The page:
Kasich’s plan could cut millions from centers that support schools

Associated Press


Centers that provide support services to school districts across Ohio could see tens of millions in combined state funding cuts over two years under Republican Gov. John Kasich’s proposed budget.

The potential cuts in funding for the 55 Educational Service Centers, or ESCs, could total up to $91 million and lead to higher charges to districts, the Dayton Daily News reported. The ESCs provide districts with shared services such as speech and physical therapists, school nurses and curriculum and attendance supervisors.

Kasich budget spokesman Jim Lynch has said that each center in Ohio would have its state funding cut by 22.5 percent in fiscal year 2014 and 27.2 percent the next fiscal year. Also, funds previously deducted and sent to service centers to support mandated services would be returned to districts.

The centers currently are paid $6.50 per pupil for such services as curriculum, gifted supervision and bus driver trainings. They also receive supervisory services funding for curriculum and special education.

Under the governor’s plan, the state money going to the support centers would instead go to local districts and changes would be made to the way the centers’ governing boards are structured.

By law, the centers are not able to put tax levies before voters, so they get most of their revenue from charging other districts for services, according to Craig Burford, executive director of the Ohio Educational Service Center Association.

Senate Education Chairwoman Peggy Lehner, a Kettering Republican, says quality differs among centers, and the changes would give everyone the opportunity to buy from the centers with the best services.

Those not providing quality services “will have to step up what they’re doing or find themselves going out of business,” Lehner said.

The Montgomery County support center, which provides services to the 16 school districts in the southwest Ohio county, would lose more than $1 million over the two-year period, the center’s superintendent Frank DePalma said.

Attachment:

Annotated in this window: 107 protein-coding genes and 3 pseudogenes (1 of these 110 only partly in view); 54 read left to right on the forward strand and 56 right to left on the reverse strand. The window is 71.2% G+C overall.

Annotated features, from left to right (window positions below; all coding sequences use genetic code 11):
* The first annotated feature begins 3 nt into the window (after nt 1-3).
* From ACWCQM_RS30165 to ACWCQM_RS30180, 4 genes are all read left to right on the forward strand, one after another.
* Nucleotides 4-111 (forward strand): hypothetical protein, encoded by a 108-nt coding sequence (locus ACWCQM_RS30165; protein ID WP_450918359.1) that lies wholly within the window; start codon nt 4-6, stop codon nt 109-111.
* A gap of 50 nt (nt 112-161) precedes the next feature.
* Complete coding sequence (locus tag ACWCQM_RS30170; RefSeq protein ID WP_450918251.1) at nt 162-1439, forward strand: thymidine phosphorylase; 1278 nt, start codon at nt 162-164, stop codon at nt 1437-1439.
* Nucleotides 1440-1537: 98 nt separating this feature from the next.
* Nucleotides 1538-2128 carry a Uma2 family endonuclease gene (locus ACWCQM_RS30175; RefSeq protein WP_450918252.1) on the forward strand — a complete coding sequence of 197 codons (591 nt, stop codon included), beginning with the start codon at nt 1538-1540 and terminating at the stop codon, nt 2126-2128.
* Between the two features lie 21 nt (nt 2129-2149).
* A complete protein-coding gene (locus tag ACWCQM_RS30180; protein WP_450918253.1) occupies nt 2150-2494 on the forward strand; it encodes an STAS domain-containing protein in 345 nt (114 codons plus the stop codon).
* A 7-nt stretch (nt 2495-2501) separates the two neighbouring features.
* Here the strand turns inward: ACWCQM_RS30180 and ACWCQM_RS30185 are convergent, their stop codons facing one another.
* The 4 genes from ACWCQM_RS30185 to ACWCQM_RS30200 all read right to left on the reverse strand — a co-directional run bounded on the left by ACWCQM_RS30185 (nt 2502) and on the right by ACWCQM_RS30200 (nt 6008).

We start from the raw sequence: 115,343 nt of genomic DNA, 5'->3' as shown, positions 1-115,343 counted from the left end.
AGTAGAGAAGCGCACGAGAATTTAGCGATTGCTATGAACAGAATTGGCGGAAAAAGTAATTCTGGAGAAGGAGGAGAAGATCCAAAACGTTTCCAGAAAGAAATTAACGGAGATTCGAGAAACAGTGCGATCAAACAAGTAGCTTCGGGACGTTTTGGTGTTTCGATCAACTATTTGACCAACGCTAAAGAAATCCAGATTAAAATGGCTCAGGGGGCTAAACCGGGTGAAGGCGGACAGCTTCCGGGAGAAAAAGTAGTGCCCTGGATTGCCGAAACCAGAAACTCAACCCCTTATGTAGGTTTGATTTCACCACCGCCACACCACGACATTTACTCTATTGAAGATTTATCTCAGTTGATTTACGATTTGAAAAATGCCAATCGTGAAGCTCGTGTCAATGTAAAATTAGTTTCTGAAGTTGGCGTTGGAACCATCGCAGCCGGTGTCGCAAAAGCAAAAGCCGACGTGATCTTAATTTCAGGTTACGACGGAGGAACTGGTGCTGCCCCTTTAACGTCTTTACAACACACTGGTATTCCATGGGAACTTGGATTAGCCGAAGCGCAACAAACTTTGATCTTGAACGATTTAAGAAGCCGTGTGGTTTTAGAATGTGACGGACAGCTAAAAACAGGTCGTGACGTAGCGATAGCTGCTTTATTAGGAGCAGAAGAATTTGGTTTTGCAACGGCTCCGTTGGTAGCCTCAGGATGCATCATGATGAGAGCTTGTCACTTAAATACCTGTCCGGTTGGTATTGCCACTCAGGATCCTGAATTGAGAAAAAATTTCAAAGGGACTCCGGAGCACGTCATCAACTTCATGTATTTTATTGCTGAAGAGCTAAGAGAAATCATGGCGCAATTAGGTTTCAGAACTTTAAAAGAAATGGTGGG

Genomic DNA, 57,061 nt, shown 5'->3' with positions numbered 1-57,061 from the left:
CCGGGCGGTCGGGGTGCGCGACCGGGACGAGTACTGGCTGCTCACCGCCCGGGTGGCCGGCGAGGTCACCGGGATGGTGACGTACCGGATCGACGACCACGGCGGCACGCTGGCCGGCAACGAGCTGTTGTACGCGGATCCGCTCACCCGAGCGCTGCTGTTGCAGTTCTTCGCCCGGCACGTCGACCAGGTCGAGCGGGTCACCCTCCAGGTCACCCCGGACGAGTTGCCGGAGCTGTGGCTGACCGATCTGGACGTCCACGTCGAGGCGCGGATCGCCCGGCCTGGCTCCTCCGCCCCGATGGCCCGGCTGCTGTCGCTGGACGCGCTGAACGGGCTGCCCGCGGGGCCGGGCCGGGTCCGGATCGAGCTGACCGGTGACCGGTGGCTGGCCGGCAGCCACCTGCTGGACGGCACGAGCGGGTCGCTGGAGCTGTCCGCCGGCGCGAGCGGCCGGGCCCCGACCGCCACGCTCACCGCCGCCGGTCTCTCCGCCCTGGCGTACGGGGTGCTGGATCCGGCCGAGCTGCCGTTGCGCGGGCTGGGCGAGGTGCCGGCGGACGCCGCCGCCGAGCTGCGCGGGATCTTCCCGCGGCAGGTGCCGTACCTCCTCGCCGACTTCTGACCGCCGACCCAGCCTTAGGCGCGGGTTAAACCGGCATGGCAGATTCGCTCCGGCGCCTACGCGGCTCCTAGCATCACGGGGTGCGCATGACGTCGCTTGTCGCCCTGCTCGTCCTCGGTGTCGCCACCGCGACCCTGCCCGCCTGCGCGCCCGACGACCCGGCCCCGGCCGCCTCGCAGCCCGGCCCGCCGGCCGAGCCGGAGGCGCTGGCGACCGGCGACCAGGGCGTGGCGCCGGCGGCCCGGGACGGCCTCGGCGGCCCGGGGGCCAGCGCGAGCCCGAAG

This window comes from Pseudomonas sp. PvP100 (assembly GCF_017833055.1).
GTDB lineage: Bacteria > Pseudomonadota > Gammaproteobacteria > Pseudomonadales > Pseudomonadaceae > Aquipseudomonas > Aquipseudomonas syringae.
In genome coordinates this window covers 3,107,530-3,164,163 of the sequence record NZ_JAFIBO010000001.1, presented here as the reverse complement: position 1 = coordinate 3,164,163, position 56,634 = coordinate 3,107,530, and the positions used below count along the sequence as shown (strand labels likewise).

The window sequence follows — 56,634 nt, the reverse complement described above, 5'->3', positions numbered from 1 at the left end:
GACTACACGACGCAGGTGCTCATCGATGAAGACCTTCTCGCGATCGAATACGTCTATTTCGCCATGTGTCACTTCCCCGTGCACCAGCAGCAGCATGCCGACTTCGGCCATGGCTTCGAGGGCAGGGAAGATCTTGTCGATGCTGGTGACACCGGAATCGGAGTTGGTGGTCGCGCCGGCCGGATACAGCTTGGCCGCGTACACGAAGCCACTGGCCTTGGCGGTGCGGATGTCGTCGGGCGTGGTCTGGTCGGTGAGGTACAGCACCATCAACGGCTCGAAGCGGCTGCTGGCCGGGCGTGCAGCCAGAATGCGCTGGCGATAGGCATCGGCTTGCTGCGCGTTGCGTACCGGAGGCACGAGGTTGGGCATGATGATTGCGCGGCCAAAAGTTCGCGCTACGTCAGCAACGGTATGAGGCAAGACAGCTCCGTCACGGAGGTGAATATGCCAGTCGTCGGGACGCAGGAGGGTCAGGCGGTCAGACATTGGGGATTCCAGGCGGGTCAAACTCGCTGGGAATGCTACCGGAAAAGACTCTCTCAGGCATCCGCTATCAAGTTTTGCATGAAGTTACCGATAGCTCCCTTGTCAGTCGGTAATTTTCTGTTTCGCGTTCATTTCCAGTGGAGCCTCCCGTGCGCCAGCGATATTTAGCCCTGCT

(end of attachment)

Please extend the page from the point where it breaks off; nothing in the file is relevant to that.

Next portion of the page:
DePalma said that will mean increased costs to districts.

Bellbrook-Sugarcreek Local Schools Superintendent Keith St. Pierre said he expects to see higher costs for ESC services, if the proposed cuts are made.

“That’s actually a cut to local school districts that are receiving serves from ESCs,” St. Pierre said.

The centers also provide support to the state in deploying initiatives and to school districts in implementing federal and state mandates. Burford questions what supports would remain to help districts handle requirements the administration and legislatures have placed on them. Those include teacher and principal evaluations, common core state standards and assessments, among others.

But Lynch said the governor’s plan encourages the centers to “utilize new authority” to provide administrative services directly to local governments. He said Kasich believes local school districts are in the best position to determine their needs and the changes will allow them more freedom to make those decisions.

Damon Asbury, director of legislative services for the Ohio School Boards Association, believes the impact on districts could vary.

He said it gives some larger locals more dollars “that they can have a little discretion over how they are going to spend it.”

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